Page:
Case in point, earlier in the game, a coverage breakdown left Cooks completely uncovered in the end zone. But Jason McCourty, new to the team but not to his twin brother or Harmon (all are Rutgers guys), saw the bust and took off like a shot to break up the pass just as it arrived.


Harmon doesn’t play all the time. But he’s not a backup level player.  

“I can’t give you the exact call (on the blitz), but it was a max pressure,” said Harmon. “It was at a time where we had to get after him, we had to force him to make a bad decision and he did, man. Any time you’re throwing a jump ball to 24, it’s not a good decision. He’s gonna come down with the ball 100 percent of the time.

“I was the trailer, the guy coming second and hopefully coming free,” he added. “I knew that I had a chance and I just wanted to make sure I got there. Steph did a great job of reading the quarterback knowing the ball would come out quick.”

How did he know a big play was made?

“The crowd,” he said. “The crowd. The crowd. This crowd sounded like 100 percent Patriots fans. Every time we went on defense, the amount of noise that we had … It made it hard for Jared Goff to call the game. A lot of times, he took it down to one second, two seconds (on the play clock) to get it snapped. The fans were amazing today man and when I heard that, I knew we made a big play.”


So all the talk about being more aggressive during training camp, it held true?

“He’s a different style play-caller,” said Harmon. “That’s Flo. Flo’s an aggressive guy. He loves to call the games that way and allow us to get after the quarterbacks and that’s what we were really good at. When we were able to get after the quarterback, confuse the quarterback and not let him know where we were coming from it made it hard and it made it easier for us.

“I tell people all the time,” Harmon continued. “Flo’s a smart coach, a great coach, but the best thing he does is, Flo is a leader of men. He can get the best out of anybody. I’m excited to see what he does next year (as head coach of the Dolphins, a post Flores will sign on for this week). We’ll see them twice and hopefully we’re whupping on them but I know he’s gonna do a great job down there.”

Flores deflected the praise for the play.

“The players executed it,” he said. “We practiced that over and over and those guys did a great job of executing it and it was a big play in the game. Steph made a great catch.”

As for the overall performance, holding one of the NFL’s most explosive offenses to three points?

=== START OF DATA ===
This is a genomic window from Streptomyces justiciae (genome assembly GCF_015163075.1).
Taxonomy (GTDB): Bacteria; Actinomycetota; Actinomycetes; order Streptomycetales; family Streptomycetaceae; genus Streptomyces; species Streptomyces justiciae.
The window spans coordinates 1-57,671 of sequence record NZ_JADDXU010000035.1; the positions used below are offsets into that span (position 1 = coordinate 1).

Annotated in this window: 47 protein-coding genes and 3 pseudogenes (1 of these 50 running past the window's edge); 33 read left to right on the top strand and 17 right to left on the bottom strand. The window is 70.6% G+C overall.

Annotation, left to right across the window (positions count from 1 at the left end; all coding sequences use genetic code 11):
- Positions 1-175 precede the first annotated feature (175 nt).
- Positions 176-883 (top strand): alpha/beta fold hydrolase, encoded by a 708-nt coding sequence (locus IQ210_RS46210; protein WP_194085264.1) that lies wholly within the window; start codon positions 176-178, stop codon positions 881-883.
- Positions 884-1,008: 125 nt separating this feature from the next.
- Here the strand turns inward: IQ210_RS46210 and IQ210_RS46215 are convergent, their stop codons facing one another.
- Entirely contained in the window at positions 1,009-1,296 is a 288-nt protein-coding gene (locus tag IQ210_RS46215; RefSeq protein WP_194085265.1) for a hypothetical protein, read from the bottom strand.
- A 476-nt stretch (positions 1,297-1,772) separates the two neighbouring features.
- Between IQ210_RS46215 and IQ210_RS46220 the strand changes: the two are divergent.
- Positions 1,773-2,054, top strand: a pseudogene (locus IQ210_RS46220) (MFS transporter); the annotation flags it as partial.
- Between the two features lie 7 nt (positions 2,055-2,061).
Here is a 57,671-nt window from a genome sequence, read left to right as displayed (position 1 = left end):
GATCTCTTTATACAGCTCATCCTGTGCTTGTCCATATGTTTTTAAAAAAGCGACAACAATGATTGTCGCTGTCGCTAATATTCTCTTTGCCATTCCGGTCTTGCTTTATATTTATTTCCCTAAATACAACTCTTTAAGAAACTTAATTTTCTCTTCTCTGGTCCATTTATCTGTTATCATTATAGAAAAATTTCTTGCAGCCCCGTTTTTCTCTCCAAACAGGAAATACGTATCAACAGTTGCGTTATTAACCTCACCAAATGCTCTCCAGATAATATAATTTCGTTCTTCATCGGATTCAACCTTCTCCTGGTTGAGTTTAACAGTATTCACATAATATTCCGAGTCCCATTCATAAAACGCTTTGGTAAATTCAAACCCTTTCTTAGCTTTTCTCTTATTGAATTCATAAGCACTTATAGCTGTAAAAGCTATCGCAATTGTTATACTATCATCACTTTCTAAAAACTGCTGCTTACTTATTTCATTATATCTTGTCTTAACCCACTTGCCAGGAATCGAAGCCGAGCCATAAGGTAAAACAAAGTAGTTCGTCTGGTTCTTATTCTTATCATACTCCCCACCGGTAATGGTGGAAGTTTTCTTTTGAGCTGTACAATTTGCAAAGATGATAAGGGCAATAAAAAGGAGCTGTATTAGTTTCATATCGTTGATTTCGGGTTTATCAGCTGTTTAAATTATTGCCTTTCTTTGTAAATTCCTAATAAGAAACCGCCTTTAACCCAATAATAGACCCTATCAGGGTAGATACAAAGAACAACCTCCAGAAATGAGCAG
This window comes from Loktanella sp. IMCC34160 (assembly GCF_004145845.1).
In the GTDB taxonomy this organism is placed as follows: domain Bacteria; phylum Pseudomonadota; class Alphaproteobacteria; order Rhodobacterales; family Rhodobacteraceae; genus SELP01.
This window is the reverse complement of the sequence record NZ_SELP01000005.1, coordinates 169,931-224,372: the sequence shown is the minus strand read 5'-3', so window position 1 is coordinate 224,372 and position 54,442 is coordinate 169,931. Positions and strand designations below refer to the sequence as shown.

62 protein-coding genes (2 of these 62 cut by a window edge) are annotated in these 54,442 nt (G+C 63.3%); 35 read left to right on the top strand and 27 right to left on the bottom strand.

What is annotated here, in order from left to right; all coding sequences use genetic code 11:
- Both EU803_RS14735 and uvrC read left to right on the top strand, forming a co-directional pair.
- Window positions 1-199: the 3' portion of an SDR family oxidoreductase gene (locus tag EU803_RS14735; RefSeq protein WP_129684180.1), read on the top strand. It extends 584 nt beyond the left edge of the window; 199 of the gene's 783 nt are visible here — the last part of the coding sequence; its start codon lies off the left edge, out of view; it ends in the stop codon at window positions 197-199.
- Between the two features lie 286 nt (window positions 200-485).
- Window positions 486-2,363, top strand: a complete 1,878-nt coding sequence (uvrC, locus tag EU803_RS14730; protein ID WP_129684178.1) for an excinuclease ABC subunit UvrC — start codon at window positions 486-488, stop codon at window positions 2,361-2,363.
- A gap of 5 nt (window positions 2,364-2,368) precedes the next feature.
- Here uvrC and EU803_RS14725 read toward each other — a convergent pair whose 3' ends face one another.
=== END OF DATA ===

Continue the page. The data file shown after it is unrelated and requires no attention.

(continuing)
“It’s a testament to the players,” he said. “I didn’t play today. Total team effort. I love each and every one of these guys and they played lights out tonight. We felt good. We knew we had to play well, though. You can feel as good as you want but if you go out there and don’t execute and don’t play well, it’s hard. And those guys, every snap was high level.”

McCourty doled out one more slice of credit for the pick that helped seal this game.

“A guy who doesn’t get any discussion is (backup quarterback) Brian Hoyer,” said McCourty. “This week, he was so great all week. He’d be up at the line, pretending he was talking to McVay, waiting at the line, act like he’s listening, act like he’s alerting calls. Having a guy like Hoyer who has 10 years of NFL experience, has started in the league and led teams, his ability to prepare us for quarterbacks, any quarterback, whether its Goff or (Patrick) Mahomes or Deshaun Watson, he deserves a lot of credit for how he helped us prepare this year.

“(Plays like that work) because we just kept repping it,” said McCourty. “Guys didn’t complain, it was like, ‘Alright, this is what we do.’ We practice it. And we practice against one of the best offenses in the NFL every day. We know if we can run it against them, and confuse Hoyer or Tom once in a while, we can think, ‘Hey, this is gonna work in the game.’ ”


All those little things have to fall just right. The timing of the call. The angle of McCourty’s rush. The space Hightower creates. If anything was just a little off – say, Hightower hadn’t gotten wide – maybe Harmon gets bumped on the way in and doesn’t get to Goff who now has Cooks 1-on-1 with time to throw.

It’s hackneyed. It’s cliché. It’s true. The Patriots do their jobs.

“It’s a grind every day,” said Gilmore. “It’s not easy to be a Patriot. It’s hard work and dedication day in and day out and even when we win games it feels like we lose sometimes because it’s hard.

“We want to be perfect and sometimes we’re not perfect but we believe in each other and in the end, we’re gonna be in the right position,” he added. “It’s worth it. Everything’s worth it. All the bumps and bruises, sweat and blood.”